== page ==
Bill Pearce, assistant dean at the University of Berkley’s business school, said Hallmark was ahead of the same-sex wedding issue when it introduced same-sex greeting cards in 2008, before gay marriage was legalized.

“Any goodwill engendered from the LGBTQ community is squandered and I don’t think they made any friends on the other side of the issue either,” Pearce said. “It’s a classic blunder by indecision.”

Get local stories you won't find anywhere else right to your inbox.
Sign up here

Just Posted

As of Friday, Alberta has under 10,000 active COVID-19 cases. (Image courtesy CDC)
Alberta identifies 573 new COVID-19 cases, 13 deaths on Saturday

There are currently 9,727 active cases of the virus in the province

A firetruck sits in front of a home on Harvey Close in Red Deer Saturday afternoon. (Photo by Sean McIntosh/Advocate staff)
Firefighters respond to Red Deer fire

Red Deer firefighters responded to a blaze in the north part of… Continue reading

(Courtesy photo)
Red Deer rental prices drop slightly

Renting an apartment in Red Deer became slightly cheaper last month. Rentals.ca… Continue reading

Rylee Trippel was last seen Friday. (Photo contributed by RCMP)
Red Deer RCMP looking for missing teen

Police are looking for a teen who was last seen in the… Continue reading

The Red Deer Outreach Centre’s Adopt a Family program raised $60,000 in 2020. (Photo courtesy Red Deer Outreach Centre’s Facebook)
Red Deer Outreach Centre’s Adopt a Family program raised $60K in 2020

The executive director of the Red Deer Outreach Centre says she is… Continue reading

Former Alberta Premier Rachel Notley shakes hands with Joel Ward, former Red Deer College President and CEO, as Notley announces that the college is on the path to grant degrees. Red Deer-South MLA Jason Stephan says university status is not a necessary condition for offering degrees. (File photo by Advocate staff)
Future of Red Deer University increasingly uncertain

MLA’s college update says RDC more like SAIT and NAIT than a university

RCMP say missing teen Hope Tivendale has been found. (File photo by Advocate staff)
No foul play suspected after burned body of homeless person found in North Vancouver

VANCOUVER — A burned body, believed to be of a homeless person,… Continue reading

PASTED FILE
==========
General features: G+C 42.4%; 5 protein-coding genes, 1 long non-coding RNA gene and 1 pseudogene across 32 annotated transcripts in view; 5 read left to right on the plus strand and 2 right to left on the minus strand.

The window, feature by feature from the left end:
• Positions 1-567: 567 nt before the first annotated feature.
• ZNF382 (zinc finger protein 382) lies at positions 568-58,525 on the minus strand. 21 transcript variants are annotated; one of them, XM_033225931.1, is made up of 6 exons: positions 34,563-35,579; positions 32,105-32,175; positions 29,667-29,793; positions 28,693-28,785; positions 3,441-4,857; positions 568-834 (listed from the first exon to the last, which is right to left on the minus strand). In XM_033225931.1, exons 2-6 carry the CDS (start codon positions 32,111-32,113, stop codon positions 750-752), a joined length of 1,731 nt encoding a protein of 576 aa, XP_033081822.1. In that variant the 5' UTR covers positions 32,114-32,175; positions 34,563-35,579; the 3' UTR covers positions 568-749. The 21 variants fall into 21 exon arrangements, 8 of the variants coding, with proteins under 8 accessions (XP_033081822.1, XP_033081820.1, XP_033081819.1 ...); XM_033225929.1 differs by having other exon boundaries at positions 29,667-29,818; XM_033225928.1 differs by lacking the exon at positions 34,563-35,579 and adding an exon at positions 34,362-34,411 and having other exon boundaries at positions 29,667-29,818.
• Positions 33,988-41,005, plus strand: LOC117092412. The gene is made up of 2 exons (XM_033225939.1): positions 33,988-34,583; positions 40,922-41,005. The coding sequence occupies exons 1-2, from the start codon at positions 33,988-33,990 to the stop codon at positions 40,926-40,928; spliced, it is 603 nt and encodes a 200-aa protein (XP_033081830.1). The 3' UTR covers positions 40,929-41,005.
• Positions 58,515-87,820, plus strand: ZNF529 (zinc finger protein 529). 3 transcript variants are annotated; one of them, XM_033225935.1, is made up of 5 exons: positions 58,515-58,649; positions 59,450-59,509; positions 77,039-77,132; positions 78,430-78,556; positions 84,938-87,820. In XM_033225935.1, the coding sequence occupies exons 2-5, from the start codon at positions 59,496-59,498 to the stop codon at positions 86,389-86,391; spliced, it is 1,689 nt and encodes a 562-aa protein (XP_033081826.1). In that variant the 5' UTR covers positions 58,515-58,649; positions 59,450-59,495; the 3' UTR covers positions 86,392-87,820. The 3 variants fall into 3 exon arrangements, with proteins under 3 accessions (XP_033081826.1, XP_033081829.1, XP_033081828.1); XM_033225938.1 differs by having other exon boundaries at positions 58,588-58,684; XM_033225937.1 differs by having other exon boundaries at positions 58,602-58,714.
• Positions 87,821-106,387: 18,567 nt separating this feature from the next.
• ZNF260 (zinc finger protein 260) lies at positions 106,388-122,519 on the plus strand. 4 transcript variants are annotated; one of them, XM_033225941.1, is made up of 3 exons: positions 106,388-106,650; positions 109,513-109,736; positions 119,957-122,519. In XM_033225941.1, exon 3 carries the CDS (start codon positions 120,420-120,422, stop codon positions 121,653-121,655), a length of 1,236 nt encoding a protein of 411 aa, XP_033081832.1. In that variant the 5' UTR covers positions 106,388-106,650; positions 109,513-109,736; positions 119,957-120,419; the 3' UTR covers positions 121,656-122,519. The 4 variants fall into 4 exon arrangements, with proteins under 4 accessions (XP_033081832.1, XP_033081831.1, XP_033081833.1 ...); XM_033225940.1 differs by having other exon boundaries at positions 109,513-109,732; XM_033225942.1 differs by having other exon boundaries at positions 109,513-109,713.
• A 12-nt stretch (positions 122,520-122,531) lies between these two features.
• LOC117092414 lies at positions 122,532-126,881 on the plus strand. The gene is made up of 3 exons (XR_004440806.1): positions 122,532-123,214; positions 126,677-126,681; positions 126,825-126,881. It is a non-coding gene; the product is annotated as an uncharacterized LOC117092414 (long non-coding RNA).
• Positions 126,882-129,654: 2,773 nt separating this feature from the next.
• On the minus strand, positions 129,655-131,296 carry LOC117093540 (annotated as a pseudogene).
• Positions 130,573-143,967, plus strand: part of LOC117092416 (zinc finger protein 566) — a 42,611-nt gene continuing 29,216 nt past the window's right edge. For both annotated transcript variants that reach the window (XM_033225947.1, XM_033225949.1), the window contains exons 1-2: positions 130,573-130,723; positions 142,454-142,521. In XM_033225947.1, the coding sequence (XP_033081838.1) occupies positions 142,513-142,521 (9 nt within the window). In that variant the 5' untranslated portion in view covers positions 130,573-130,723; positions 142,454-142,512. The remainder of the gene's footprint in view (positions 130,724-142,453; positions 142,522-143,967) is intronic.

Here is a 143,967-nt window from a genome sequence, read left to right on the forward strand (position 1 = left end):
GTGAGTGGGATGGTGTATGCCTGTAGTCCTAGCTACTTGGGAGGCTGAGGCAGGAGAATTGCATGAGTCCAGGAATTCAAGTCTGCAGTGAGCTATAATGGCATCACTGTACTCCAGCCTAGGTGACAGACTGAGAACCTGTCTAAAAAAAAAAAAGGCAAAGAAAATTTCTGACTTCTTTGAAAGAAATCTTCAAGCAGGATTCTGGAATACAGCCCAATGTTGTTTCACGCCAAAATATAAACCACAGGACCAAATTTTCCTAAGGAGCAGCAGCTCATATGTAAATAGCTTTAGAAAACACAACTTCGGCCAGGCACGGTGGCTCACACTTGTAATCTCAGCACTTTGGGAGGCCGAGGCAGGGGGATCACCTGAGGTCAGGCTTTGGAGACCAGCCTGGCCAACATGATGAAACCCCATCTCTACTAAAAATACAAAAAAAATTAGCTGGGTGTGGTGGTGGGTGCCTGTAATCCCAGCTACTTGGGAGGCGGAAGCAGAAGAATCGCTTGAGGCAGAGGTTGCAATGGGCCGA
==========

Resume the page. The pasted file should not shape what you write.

The central zone experienced a spike in the number of COVID-19 cases Thursday, rising from 454 to 508 active cases over the past 24 hours, with 10 people in hospital. (THE CANADIAN PRESS/Darryl Dyck)
Spartan Bioscience says Health Canada has approved its rapid COVID-19 test

TORONTO — An Ottawa company says it’s received approval from Health Canada… Continue reading

Conservative Leader Erin O'Toole holds a press conference on Parliament Hill, in Ottawa, Thursday, Dec. 10, 2020. THE CANADIAN PRESS/Sean Kilpatrick
Conservative Leader Erin O’Toole defends decision to back, then oust, Sloan

OTTAWA — Conservative Leader Erin O’Toole says he was once willing to… Continue reading

Quebec Premier Francois Legault pauses as he speaks during a news conference on the COVID-19 pandemic, Thursday, Jan. 21, 2021 at the legislature in Quebec City. THE CANADIAN PRESS/Jacques Boissinot
Non-essential travel ban would violate Constitution but courts might allow it: expert

MONTREAL — Fear that Quebecers will catch a new variant of COVID-19… Continue reading

A woman walks outside the Roberta Place Long Term Care home in Barrie, Ont. on Monday, January 18, 2021. The devastating toll of COVID-19 on long-term care residents in Canada has underscored the need for increased public funding for home care, advocates say. THE CANADIAN PRESS/Frank Gunn
COVID-19 deaths in long-term care reveal need for home supports: advocates

VANCOUVER — The devastating toll of COVID-19 on long-term care residents in… Continue reading

A Chinese flag is illuminated by sunshine in the Hall of Honour on Parliament Hill in Ottawa, Thursday, September 22, 2016. China is threatening retaliation against Canada after Prime Minister Justin Trudeau condemned a new security law giving Beijing more control over Hong Kong.. THE CANADIAN PRESS/Adrian Wyld
Diplomats contact Canadian held for over 2 years in China

BEIJING — Canadian officials have met online with former diplomat Michael Kovrig,… Continue reading

Marc Gold (centre) stands with senators André Pratte (left) and Peter Harder before being sworn in during a ceremony in the Senate on Parliament Hill, Thursday, Dec. 1, 2016 in Ottawa. THE CANADIAN PRESS/Justin Tang
Senator urges study of vexing barriers to using secret information in court cases

OTTAWA — A Senate committee should examine the hurdles that make it… Continue reading

In this file photo, a lotto Max ticket is shown in Toronto on Monday Feb. 26, 2018. (By THE CANADIAN PRESS)
Winnipeg ticket holder wins Friday night’s $60 million Lotto Max jackpot

TORONTO — A ticket holder from Winnipeg won Friday night’s whopping $60… Continue reading

Most Read